When delegations hide murky thinking or murky intentions behind a semblance of neatness, it is good to stir up the dregs. But how did we manage to stir them up? We were delicately treading with the Miami Group on negotiating commodities: they had to ‘humour’ us. The Compromise Group saw the sense we were aiming at, though they did not think that the advantages were worth the possible delay. The Central and Eastern European Group were not sure at first, but they found our Meeting of the Parties argument compelling.

The European Group knew that we knew that they wanted no exploration of hidden motives; and they knew that we meant business in leaving no room for hidden motives. Everybody knew that we knew that they knew what was wanted, and they preferred it all to remain unstated. So they could not stop us from revealing how confused the article on scope was. As a result we now have a comprehensive scope (Articles 4, 5 and 6), though still with more exceptions to the AIA procedure than we had originally wanted.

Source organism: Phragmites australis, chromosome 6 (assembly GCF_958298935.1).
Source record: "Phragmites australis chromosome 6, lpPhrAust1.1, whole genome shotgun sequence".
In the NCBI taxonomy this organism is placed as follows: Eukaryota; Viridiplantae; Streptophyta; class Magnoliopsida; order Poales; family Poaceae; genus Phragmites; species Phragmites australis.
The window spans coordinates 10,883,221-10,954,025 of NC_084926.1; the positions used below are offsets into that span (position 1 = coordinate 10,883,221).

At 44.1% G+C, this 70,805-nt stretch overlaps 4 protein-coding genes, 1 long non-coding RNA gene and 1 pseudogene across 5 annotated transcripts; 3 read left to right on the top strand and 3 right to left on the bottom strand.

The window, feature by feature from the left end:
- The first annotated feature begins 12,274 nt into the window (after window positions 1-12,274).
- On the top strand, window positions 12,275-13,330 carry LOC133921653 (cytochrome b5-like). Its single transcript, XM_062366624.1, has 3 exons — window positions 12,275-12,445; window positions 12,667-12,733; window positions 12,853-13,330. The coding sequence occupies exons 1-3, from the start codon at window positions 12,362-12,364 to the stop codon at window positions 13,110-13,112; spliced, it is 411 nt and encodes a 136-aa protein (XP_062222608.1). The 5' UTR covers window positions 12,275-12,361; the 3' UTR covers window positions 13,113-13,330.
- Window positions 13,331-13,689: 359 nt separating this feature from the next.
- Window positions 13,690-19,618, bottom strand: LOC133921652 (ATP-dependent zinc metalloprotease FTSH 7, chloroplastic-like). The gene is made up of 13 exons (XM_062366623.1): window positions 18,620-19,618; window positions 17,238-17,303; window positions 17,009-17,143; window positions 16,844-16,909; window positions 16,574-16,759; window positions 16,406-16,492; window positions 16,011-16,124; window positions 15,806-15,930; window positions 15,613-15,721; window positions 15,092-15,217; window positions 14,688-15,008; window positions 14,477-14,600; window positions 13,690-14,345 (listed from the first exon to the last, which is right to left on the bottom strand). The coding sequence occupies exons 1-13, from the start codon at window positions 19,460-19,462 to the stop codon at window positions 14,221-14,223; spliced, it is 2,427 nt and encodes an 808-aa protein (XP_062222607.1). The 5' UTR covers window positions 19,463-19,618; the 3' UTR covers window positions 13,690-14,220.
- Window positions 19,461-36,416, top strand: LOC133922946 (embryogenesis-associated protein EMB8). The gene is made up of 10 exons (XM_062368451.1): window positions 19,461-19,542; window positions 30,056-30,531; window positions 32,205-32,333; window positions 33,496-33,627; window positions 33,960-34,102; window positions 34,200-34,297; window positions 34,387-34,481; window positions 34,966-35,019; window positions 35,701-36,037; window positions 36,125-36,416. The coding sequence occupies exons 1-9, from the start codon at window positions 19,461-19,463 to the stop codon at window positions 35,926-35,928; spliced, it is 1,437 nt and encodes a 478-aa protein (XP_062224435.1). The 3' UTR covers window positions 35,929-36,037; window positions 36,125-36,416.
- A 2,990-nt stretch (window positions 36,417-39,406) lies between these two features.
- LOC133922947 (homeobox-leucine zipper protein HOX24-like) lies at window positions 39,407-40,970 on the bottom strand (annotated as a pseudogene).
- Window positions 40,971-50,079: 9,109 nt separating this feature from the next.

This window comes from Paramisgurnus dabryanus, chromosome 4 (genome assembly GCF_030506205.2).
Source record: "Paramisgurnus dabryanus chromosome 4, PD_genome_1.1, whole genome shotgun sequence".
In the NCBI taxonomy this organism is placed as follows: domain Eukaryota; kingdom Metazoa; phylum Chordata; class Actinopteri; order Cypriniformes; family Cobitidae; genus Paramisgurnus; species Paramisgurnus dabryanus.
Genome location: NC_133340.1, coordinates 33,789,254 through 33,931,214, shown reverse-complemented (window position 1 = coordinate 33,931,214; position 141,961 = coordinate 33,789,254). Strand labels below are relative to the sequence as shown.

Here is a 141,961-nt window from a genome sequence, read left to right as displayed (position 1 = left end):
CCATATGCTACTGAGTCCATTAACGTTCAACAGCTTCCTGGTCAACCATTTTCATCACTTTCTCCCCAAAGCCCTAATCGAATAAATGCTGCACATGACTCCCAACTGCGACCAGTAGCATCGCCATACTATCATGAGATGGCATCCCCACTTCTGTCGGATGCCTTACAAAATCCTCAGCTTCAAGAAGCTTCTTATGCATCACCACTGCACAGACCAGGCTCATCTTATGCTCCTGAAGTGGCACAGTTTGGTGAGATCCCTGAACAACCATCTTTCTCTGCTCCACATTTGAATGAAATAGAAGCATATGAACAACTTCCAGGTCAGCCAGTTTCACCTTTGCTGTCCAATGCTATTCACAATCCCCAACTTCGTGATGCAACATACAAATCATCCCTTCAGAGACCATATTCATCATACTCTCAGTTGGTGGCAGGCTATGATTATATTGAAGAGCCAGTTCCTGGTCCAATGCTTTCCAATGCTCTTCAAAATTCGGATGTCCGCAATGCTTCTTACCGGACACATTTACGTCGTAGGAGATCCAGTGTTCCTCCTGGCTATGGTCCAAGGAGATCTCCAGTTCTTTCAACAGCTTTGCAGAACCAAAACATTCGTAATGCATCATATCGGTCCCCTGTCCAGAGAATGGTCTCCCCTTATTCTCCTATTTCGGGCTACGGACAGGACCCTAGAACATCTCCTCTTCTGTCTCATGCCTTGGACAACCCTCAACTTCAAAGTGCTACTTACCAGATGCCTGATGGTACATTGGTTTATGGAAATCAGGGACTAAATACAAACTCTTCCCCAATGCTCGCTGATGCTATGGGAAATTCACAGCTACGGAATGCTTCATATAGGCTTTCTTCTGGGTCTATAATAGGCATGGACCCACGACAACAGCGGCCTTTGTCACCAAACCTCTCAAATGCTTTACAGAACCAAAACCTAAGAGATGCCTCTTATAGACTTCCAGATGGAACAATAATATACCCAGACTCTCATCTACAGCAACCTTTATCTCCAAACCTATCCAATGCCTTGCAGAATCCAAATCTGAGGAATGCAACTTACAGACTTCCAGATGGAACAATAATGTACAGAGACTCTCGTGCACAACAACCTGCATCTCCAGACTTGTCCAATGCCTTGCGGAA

You must have friends

We had friends. Africa is financially so poor that the African Group would not have functioned, let alone played an important role in uniting the South, without friends.

But we soon made friends who filled in our gaps. For example, the Third World Network gave us critically needed assistance, and facilitated critically needed interactions, both South-South and South-North. African telecommunications are so poor that had it not been for the Gaia Foundation of London acting as an information relay station among African delegations, we could not have been effective. And had our many, many other friends (too many to enumerate here ) – governmental, non-governmental, academic and research – all over the world not helped, we would not have managed to stay as informed and as effective as we did.

But the African Group was not a juggernaut organisation as claimed by some. It was merely a small but clear flame protected from gusts by friendly hands from all over the world. It helped that we had this self-generating huge support network while our ‘opponents’, at least at first, saw us as poor, isolated and ignorant.

Perhaps the most exciting friendships were formed across barriers. I really grew to love some of my friends from the Miami Group. ‘Love’ has many levels and hues. Being opponents makes us explore one another more keenly than even being friends. I would love having the majority of the Miami Group delegates as friendly neighbours with whom to keep exchanging mundane ideas of daily routine over coffee!

Do you ever know your limits?